Although coastal wetlands are valued for their storm protection and erosion abatement functions, the ability of restored wetlands to provide these services is dependent upon the stability and resilience of these wetlands to chronic environmental stressors and acute disturbances. Soil shear strength, defined as the maximum resistance of a soil to shearing, can be used as an indicator of the ability of a restored marsh to resist erosion due to wind or wave energy. A field study conducted on one natural and two restored salt marshes was employed to examine differences in shear strength in relation to soil properties, plant community composition, elevation, and marsh age following restoration. A complimentary experiment in a controlled greenhouse setting was used to further refine our understanding of the influence of soil properties, elevation, and nitrogen levels on the growth of two salt marsh species, Spartina alterniflora and Avicennia germinans, and the resultant effects on soil shear strength. Plant development did not occur as predicted in the field study, with the younger restoration site experiencing severely limited vegetation development and the absence of a high marsh plant community at the older restoration site. Results of the field study suggest that the factors affecting soil shear strength in restored back-barrier salt marshes may change as the marsh ages and soil development progresses. In the greenhouse, S. alterniflora was more flood tolerant and had faster growth, while A. germinans was more resilient to the initial stress of transplantation. Despite their differential responses to environmental conditions, shear strength was significantly greater in experimental units that were planted with either species as compared to unvegetated soil. Results from this study provide essential information on the suite of characteristics that both optimizes the growth of salt marsh vegetation and in turn, produces the most resilient and stable restored marsh.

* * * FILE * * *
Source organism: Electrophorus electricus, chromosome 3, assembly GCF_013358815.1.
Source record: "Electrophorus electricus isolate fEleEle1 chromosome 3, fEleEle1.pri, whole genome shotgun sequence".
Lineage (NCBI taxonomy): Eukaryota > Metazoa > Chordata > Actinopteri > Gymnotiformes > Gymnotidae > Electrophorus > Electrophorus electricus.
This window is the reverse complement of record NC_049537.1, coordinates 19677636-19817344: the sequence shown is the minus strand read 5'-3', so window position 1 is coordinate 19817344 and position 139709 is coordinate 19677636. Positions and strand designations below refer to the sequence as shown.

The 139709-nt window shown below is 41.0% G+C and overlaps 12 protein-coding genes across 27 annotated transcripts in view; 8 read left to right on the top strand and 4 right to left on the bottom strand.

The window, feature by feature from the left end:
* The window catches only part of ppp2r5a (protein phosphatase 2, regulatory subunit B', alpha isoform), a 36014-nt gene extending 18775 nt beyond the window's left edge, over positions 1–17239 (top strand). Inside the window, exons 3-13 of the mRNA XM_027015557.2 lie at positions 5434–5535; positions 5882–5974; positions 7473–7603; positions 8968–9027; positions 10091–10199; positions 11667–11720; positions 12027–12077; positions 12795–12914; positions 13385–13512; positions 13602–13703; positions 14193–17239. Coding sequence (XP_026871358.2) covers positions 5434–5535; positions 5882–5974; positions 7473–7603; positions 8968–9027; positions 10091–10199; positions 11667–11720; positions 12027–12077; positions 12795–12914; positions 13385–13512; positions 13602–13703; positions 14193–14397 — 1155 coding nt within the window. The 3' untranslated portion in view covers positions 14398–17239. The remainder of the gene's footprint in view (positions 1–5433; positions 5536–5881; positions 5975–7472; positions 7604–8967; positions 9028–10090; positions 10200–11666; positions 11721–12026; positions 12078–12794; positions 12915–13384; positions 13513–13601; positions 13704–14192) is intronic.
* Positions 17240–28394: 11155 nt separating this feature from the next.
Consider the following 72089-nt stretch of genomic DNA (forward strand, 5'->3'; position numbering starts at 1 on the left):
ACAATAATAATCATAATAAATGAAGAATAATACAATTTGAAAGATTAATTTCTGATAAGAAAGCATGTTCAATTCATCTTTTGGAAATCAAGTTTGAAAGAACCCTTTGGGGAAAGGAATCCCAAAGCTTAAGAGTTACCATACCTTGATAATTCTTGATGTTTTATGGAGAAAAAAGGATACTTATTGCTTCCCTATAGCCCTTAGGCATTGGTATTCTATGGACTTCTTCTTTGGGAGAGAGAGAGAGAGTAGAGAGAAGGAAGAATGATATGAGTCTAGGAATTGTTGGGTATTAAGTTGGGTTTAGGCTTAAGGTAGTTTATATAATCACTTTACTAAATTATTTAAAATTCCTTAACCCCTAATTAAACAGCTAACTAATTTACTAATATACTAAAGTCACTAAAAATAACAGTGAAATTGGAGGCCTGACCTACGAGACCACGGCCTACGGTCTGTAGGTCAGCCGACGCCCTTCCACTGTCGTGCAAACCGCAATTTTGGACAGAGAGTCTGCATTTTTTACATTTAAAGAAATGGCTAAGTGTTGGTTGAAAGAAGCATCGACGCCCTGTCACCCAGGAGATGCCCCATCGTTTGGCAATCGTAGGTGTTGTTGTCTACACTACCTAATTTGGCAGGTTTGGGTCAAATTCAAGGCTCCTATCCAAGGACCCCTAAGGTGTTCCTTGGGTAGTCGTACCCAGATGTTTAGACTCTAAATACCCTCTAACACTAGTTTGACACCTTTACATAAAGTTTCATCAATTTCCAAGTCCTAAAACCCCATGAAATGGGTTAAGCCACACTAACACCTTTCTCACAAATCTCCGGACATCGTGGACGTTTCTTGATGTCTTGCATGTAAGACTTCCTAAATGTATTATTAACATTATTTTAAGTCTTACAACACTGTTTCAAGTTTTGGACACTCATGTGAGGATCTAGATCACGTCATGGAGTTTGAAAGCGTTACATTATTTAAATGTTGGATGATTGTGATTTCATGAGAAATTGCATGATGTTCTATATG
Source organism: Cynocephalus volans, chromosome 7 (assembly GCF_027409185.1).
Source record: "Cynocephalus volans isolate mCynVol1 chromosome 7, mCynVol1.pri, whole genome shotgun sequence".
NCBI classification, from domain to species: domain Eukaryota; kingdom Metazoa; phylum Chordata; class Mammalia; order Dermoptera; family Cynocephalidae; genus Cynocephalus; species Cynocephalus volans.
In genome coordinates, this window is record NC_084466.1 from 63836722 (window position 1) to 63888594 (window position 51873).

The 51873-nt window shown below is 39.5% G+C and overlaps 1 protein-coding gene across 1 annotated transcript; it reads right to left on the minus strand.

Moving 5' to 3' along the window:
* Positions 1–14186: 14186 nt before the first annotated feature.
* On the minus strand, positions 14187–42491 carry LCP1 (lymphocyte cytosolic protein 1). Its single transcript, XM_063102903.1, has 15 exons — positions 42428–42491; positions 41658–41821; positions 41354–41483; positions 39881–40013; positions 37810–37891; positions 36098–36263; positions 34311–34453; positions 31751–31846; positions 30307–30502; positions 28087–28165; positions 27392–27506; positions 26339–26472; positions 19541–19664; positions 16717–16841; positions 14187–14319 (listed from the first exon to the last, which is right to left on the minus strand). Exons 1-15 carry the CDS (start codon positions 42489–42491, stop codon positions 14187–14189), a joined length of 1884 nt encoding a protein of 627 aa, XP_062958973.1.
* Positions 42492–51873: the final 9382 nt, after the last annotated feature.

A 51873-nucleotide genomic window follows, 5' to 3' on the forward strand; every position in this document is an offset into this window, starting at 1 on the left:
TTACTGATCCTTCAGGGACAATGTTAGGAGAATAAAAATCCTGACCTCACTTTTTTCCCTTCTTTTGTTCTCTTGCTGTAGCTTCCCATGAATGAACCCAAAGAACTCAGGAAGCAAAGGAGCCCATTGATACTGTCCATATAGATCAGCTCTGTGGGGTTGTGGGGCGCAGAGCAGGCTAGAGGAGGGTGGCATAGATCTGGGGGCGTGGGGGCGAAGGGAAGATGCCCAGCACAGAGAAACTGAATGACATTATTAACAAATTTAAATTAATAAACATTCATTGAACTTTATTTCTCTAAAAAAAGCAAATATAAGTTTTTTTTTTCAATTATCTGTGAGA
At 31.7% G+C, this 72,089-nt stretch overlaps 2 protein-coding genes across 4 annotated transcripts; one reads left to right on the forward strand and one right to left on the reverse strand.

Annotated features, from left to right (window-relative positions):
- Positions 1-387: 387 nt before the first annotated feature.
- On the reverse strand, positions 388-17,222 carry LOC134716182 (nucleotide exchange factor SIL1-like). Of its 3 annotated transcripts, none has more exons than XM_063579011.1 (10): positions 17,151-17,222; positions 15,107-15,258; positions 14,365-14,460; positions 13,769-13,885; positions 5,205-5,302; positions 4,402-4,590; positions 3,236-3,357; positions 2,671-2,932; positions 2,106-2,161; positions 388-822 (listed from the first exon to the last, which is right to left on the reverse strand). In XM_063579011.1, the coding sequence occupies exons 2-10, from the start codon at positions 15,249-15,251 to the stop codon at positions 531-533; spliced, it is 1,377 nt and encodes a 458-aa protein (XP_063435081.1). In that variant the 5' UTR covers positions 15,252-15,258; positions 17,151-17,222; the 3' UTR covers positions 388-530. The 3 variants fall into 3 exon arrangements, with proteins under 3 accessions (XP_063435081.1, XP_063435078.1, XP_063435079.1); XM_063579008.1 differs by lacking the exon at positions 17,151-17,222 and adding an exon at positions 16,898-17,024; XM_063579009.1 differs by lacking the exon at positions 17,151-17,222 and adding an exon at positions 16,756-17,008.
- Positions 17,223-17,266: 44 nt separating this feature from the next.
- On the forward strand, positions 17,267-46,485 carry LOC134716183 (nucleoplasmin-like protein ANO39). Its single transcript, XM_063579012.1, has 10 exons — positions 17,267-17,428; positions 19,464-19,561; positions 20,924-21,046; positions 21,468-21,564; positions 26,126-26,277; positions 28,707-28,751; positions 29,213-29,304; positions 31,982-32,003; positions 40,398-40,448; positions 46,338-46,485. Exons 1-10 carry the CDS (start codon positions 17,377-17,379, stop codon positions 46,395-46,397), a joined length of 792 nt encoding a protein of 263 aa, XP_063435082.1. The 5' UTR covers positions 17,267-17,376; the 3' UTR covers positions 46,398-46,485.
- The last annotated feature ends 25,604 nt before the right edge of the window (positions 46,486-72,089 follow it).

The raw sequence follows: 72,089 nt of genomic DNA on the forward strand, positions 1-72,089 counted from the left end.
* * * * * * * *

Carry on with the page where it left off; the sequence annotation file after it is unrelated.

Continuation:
|Advisor:||Hester, Mark W.|
|Commitee:||Duke-Sylvester, Scott, Hasenstein, Karl H.|
|School:||University of Louisiana at Lafayette|
|School Location:||United States -- Louisiana|
|Source:||MAI 55/03M(E), Masters Abstracts International|
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